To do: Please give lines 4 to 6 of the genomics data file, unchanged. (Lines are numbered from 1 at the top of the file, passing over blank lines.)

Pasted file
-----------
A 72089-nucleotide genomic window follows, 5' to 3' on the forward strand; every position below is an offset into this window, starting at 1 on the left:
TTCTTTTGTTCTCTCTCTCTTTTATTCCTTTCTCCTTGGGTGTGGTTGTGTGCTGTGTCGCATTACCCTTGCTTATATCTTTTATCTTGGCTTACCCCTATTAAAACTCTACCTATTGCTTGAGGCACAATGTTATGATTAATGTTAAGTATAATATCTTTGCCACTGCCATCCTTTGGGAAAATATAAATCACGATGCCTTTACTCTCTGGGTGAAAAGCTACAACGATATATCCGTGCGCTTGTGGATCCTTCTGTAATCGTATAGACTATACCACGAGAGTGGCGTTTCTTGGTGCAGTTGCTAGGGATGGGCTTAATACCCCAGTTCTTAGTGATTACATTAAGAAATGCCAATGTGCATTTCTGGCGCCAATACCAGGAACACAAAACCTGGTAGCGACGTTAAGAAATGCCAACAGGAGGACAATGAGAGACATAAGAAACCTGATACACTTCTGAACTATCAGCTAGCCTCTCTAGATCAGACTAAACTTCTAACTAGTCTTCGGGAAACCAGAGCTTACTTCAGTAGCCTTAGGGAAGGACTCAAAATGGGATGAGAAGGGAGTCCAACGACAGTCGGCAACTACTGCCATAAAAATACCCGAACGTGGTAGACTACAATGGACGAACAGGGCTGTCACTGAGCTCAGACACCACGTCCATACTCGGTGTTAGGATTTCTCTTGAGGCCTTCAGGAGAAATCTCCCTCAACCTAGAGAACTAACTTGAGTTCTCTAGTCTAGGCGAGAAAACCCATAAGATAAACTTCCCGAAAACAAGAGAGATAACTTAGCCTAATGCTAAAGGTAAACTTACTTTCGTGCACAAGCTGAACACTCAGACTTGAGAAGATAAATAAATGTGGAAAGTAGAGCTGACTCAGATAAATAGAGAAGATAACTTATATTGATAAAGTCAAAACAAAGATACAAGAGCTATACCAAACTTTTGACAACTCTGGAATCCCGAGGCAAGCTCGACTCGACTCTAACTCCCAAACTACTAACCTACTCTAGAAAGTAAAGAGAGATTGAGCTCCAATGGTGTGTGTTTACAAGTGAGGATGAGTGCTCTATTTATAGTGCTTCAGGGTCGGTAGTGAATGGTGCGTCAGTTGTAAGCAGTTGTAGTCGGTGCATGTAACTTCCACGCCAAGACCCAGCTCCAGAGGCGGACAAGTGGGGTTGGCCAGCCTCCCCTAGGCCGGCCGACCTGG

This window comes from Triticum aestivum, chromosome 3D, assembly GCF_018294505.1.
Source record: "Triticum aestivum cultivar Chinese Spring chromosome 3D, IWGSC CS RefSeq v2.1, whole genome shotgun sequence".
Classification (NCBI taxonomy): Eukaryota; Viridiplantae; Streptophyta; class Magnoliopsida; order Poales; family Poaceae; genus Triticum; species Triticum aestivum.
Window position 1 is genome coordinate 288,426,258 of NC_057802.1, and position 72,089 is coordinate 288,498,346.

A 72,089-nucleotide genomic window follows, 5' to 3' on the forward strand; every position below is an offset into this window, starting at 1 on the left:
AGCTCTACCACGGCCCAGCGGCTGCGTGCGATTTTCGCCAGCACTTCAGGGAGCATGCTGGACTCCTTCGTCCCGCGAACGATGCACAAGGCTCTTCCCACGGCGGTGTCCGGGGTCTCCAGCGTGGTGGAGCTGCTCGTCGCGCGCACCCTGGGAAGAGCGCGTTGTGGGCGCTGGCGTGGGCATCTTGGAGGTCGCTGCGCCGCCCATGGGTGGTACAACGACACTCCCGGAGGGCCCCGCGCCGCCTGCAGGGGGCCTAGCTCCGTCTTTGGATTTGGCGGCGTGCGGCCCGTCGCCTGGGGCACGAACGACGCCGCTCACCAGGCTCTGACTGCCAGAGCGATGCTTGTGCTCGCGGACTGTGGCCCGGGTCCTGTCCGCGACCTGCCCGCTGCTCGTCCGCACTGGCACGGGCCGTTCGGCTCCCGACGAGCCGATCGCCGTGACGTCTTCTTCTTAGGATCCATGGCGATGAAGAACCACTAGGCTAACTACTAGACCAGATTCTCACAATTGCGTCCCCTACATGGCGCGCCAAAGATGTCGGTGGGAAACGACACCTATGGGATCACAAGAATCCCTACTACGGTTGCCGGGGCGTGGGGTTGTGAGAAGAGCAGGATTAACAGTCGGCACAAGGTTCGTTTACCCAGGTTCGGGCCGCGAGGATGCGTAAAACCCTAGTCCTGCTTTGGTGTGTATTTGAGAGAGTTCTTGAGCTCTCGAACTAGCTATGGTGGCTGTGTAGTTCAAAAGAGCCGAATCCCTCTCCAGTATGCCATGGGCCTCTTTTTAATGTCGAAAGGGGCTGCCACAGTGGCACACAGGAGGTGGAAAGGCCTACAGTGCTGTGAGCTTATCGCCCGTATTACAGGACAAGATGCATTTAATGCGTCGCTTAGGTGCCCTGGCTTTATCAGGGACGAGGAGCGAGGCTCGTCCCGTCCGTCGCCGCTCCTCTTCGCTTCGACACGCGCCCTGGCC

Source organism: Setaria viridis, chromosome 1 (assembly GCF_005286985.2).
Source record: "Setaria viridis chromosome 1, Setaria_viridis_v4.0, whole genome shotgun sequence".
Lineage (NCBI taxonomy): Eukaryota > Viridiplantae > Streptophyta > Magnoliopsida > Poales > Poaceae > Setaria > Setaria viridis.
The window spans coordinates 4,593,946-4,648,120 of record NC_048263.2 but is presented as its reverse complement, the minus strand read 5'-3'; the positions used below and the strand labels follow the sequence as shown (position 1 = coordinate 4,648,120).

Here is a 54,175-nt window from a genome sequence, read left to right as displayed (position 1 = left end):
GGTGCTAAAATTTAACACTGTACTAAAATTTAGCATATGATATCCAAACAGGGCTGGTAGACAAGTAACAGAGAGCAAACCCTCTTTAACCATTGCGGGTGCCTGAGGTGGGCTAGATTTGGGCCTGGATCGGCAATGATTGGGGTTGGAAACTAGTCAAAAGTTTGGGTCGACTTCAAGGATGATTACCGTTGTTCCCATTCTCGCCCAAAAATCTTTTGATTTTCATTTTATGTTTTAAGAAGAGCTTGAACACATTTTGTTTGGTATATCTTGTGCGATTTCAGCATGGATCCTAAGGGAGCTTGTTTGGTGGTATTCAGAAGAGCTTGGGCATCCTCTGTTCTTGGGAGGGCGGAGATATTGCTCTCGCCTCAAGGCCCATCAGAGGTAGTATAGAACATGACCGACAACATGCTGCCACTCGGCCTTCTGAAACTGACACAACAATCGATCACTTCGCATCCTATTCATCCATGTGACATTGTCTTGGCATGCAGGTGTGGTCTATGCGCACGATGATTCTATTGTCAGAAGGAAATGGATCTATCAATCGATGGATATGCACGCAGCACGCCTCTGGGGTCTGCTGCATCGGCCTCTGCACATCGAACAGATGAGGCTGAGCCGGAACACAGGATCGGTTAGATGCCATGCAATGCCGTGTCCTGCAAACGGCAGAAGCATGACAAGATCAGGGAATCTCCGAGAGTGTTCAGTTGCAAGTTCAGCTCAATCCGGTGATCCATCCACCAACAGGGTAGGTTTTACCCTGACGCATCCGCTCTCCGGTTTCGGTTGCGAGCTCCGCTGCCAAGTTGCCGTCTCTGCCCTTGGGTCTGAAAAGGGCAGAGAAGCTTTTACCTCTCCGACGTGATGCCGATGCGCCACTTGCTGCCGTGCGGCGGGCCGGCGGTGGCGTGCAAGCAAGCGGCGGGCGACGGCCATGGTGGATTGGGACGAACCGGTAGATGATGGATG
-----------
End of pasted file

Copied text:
Source record: "Triticum aestivum cultivar Chinese Spring chromosome 3D, IWGSC CS RefSeq v2.1, whole genome shotgun sequence".
Classification (NCBI taxonomy): Eukaryota; Viridiplantae; Streptophyta; class Magnoliopsida; order Poales; family Poaceae; genus Triticum; species Triticum aestivum.
Window position 1 is genome coordinate 288,426,258 of NC_057802.1, and position 72,089 is coordinate 288,498,346.